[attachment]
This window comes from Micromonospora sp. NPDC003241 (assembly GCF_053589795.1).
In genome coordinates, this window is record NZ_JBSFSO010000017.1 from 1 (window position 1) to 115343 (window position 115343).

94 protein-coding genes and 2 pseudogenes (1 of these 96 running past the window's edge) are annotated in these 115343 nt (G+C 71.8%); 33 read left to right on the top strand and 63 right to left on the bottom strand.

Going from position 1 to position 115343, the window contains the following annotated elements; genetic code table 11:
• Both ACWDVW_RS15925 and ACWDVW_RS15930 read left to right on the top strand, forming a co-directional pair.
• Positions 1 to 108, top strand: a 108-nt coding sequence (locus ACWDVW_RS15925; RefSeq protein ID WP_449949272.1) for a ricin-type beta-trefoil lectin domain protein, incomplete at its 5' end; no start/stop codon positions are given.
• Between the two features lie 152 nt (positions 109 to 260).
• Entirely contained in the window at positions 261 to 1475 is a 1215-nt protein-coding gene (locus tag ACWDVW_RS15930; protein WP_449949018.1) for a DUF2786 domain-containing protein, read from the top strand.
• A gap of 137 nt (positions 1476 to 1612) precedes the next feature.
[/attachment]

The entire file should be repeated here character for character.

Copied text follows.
This window comes from Micromonospora sp. NPDC003241 (assembly GCF_053589795.1).
In genome coordinates, this window is record NZ_JBSFSO010000017.1 from 1 (window position 1) to 115343 (window position 115343).

94 protein-coding genes and 2 pseudogenes (1 of these 96 running past the window's edge) are annotated in these 115343 nt (G+C 71.8%); 33 read left to right on the top strand and 63 right to left on the bottom strand.

Going from position 1 to position 115343, the window contains the following annotated elements; genetic code table 11:
• Both ACWDVW_RS15925 and ACWDVW_RS15930 read left to right on the top strand, forming a co-directional pair.
• Positions 1 to 108, top strand: a 108-nt coding sequence (locus ACWDVW_RS15925; RefSeq protein ID WP_449949272.1) for a ricin-type beta-trefoil lectin domain protein, incomplete at its 5' end; no start/stop codon positions are given.
• Between the two features lie 152 nt (positions 109 to 260).
• Entirely contained in the window at positions 261 to 1475 is a 1215-nt protein-coding gene (locus tag ACWDVW_RS15930; protein WP_449949018.1) for a DUF2786 domain-containing protein, read from the top strand.
• A gap of 137 nt (positions 1476 to 1612) precedes the next feature.